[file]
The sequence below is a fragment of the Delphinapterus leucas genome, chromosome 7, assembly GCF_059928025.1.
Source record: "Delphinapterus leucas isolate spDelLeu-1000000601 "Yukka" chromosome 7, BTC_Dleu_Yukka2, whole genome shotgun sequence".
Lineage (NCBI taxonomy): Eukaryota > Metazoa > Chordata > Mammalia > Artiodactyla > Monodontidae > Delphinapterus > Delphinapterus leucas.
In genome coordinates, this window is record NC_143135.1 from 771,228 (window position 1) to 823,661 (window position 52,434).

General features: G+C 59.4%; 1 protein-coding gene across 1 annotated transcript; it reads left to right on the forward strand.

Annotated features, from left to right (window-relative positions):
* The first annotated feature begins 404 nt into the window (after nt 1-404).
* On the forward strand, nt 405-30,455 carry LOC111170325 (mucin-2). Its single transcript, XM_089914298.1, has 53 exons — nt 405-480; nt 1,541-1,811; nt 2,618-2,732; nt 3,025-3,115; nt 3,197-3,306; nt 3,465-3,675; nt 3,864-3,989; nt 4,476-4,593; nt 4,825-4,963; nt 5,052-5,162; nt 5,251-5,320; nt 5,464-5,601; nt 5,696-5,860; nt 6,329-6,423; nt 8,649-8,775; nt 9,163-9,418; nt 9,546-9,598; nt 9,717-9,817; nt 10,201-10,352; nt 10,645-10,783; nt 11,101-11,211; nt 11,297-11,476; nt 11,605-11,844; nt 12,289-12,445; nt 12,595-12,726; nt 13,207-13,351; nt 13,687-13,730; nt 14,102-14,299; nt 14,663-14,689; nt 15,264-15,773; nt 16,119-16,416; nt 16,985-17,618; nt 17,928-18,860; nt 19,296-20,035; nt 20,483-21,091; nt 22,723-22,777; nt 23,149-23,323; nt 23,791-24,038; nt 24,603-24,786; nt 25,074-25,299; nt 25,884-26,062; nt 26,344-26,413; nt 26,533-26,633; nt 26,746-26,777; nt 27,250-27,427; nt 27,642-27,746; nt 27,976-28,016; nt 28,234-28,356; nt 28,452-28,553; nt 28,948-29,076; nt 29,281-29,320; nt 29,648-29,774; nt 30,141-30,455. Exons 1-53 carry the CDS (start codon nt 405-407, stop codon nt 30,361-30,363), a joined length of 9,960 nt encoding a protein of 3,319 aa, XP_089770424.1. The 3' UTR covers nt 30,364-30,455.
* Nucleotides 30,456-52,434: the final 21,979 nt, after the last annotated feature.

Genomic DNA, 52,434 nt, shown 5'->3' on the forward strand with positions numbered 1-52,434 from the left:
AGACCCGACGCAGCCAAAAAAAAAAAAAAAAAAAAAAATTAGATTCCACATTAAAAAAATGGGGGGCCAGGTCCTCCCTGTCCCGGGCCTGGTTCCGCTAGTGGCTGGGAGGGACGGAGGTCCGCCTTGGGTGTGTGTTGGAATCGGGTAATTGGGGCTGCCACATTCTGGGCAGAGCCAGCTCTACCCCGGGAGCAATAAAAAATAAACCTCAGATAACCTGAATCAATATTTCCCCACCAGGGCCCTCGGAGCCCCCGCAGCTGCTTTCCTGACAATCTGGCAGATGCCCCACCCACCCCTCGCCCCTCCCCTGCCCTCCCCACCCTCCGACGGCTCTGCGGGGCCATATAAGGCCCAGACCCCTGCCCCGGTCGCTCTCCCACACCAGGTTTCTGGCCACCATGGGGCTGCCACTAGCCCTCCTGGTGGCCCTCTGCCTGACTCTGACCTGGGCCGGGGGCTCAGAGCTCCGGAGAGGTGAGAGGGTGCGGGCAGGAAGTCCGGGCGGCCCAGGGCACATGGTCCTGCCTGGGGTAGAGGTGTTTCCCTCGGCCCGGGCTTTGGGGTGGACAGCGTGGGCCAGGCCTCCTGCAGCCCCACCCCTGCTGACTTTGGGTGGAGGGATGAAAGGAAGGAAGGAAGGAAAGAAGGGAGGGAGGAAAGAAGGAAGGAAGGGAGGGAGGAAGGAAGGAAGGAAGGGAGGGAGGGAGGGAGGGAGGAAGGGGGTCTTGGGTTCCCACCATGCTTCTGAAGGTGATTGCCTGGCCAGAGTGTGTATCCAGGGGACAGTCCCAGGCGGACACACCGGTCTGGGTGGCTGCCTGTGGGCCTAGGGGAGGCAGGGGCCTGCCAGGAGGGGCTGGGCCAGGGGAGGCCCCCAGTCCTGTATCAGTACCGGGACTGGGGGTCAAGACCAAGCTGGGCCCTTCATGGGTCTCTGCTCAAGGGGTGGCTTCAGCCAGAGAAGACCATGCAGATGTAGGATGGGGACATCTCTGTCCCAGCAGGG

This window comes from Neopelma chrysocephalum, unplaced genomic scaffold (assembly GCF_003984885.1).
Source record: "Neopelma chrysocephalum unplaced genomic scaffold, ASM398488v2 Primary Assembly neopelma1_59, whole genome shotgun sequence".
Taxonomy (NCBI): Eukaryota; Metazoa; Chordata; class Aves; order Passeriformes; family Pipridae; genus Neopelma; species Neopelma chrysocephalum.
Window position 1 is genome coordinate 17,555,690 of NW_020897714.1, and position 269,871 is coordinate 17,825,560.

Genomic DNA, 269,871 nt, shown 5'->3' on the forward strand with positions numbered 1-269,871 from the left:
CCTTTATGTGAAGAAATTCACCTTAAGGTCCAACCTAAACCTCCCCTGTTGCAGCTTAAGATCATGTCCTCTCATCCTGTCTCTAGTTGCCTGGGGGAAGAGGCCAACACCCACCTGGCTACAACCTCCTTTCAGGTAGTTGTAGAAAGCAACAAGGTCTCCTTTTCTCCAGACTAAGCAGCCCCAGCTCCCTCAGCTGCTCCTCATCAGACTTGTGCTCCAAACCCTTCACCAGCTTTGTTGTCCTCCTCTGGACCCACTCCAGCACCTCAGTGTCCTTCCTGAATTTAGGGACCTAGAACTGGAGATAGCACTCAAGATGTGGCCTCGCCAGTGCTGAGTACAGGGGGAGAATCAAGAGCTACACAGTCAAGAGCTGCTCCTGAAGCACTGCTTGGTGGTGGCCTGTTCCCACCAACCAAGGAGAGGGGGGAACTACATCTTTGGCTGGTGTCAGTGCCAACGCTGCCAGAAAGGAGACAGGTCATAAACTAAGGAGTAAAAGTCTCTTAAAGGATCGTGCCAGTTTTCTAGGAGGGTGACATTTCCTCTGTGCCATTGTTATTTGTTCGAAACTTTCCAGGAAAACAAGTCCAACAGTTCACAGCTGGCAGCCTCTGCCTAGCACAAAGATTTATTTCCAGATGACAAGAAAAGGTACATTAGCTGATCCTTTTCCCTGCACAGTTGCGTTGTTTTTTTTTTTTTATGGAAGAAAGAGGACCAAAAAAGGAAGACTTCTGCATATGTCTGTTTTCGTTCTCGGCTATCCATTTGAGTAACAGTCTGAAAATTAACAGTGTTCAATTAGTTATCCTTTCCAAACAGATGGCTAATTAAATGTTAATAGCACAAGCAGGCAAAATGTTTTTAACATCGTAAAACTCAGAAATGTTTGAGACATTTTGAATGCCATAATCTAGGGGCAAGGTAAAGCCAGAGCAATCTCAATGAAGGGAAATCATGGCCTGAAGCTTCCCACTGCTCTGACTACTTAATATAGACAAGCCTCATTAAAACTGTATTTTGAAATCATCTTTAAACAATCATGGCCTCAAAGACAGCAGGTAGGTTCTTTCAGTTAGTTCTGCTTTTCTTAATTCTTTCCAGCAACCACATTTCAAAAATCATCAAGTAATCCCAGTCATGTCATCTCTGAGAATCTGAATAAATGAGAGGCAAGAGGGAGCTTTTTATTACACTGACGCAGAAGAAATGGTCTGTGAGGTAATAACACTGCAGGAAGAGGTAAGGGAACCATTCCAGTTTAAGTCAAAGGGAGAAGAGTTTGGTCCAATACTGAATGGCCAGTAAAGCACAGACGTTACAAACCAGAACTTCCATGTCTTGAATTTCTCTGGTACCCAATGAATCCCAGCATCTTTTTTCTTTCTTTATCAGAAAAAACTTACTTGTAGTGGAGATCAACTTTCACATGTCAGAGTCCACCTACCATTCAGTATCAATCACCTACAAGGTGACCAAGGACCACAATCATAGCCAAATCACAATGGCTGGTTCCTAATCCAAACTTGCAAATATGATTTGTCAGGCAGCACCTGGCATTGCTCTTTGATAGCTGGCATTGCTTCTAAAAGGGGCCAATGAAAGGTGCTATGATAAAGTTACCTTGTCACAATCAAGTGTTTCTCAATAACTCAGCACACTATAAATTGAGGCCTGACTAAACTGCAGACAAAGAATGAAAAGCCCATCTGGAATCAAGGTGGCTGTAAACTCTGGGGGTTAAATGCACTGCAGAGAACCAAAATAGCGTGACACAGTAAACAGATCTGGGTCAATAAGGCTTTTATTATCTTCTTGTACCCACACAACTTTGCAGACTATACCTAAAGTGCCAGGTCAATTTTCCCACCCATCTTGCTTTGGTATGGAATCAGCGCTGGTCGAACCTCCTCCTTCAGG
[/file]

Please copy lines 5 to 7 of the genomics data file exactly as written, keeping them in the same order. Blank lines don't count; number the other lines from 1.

General features: G+C 59.4%; 1 protein-coding gene across 1 annotated transcript; it reads left to right on the forward strand.

Annotated features, from left to right (window-relative positions):
* The first annotated feature begins 404 nt into the window (after nt 1-404).